“If you want something done right, do it yourself.”
This might be Google Inc.’s new mantra when it comes to Android OS and their smartphone initiative. Leaked this week via Twitter, various blogs and websites was the “Google Phone”. An Android smartphone that has been distributed internally to Google employees for field-testing. Many believe that this is the ultimate Android smartphone developed under Google’s full control and supervision.
The Google Phone is actually an HTC made 3G handset called the Nexus One. Early tests and tweets from Google insiders confirmed that it is running Android OS 2.1 which adds 3D elements to the interface and navigation. Nexus One was recently given the green light from the FCC (Dederal Communications Commission) which confirms it will be sold at some point in the future. The Google Phone/Nexus One, many speculate, will be sold as an unlocked device that will be supported directly by Google, but this is pure speculation.
There are certainly a growing number of Android phones in the market right now and more are coming in 2010 but since these are all made by third-party handset makers and distributed through a wide variety of mobile carriers, uniformity has been a major struggle.
All of the Android phones out there should be able to run the latest 2.0 version of the Android OS but sadly, that is not the case and users are starting to complain. Petitions that newer devices be given the latest software have been making noise on the Internet.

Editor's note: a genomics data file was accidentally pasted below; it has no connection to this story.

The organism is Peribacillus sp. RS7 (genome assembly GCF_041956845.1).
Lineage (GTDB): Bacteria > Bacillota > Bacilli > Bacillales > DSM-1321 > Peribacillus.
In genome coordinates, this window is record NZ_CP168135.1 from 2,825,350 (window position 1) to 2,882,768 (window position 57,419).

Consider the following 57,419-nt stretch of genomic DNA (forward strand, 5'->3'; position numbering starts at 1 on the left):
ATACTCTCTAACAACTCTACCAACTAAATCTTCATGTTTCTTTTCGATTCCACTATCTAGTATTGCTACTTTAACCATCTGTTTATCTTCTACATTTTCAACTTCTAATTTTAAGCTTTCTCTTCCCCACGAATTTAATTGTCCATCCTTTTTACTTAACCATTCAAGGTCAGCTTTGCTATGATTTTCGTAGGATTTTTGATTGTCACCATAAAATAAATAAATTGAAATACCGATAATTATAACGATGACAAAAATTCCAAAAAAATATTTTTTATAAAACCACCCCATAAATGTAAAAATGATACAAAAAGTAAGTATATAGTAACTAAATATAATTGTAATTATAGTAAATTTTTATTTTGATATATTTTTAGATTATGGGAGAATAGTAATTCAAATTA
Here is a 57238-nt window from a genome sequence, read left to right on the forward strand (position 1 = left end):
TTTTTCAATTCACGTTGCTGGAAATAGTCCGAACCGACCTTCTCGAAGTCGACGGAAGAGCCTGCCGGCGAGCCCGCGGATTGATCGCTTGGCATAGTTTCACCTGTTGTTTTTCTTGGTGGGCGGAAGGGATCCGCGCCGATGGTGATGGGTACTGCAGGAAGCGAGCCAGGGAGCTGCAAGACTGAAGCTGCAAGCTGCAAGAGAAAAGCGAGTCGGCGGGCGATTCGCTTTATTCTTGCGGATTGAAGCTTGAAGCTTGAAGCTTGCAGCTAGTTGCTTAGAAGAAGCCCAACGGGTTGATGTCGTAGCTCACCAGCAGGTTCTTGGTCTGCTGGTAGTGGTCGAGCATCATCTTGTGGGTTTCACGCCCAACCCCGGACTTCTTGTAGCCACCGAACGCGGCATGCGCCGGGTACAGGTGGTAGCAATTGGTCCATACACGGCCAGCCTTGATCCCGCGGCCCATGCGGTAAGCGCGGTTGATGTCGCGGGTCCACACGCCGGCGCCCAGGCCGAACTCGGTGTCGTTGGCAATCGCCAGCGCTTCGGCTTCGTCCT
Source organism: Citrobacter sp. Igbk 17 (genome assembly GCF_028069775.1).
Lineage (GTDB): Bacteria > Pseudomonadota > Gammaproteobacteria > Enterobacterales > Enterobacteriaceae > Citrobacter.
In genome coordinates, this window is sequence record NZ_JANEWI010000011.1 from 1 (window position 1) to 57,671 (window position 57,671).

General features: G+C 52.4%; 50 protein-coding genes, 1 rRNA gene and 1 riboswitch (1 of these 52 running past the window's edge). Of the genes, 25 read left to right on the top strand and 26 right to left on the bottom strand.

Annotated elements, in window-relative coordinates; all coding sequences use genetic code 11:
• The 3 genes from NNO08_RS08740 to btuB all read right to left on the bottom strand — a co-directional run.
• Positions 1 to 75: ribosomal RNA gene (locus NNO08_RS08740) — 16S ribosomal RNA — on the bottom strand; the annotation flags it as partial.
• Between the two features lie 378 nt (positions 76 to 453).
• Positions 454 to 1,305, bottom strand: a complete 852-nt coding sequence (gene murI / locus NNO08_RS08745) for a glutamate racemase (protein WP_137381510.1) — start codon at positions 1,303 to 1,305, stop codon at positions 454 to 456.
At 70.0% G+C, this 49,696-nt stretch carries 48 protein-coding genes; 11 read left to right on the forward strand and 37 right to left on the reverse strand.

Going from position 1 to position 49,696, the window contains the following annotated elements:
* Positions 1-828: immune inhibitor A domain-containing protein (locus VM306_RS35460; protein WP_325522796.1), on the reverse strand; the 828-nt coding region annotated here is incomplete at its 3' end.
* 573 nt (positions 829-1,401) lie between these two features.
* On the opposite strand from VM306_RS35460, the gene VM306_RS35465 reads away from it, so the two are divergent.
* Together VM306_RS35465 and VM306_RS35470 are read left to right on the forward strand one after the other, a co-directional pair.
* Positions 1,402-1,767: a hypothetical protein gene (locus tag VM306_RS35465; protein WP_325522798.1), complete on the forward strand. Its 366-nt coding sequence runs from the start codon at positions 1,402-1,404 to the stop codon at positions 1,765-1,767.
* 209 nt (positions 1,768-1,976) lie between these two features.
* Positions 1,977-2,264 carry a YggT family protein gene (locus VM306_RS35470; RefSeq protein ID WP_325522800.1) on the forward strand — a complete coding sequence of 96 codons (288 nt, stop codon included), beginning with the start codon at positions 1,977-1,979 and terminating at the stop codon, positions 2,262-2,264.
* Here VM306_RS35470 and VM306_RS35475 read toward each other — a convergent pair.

In Canada, all the current Android devices are running Android OS 1.5 (codenamed Cupcake) and in the US and Europe most Android devices are running OS 1.6 (codenamed Donut) the only two exceptions are Motorola’s Droid/Milestone and this mysterious Google Phone which may sport the latest 2.1 version of the OS.
There is really no reason for any Android phones to be running old software when it should be freely available via over-the-air downloads and it is possible that the carriers as well as the device manufacturers themselves are the bottleneck in this situation.
The gamut of Android enabled phones ranges from touch-based devices like the HTC Magic and Samsung Galaxy to hybrid touch and QWERTY keyboard sporting phones like the Motorola Cliq, Verizon Droid and the HTC Dream.
Part of Apple’s trmendous success with the iPhone as sole hardware and software maker, is that they control only one form factor as well device’s ecosystem via iTunes that is also the only way to get official software and OS updates. Apple’s domain may be a walled garden, but it is one that works well for the company and its developers. No matter the country or carrier, each iPhone gets bug fixes and updates the same way and this may be the future that Google sees for its own mobile OS.
Google currently creates the software, licenses it to manufacturers and that is where their control and involvement comes to an abrupt end. A multitude of devices and a range of operating systems make it harder for Android app developers to guarantee their programs will work as intended across the board.
This Google Phone, if it indeed is what it is, may be about to change all that.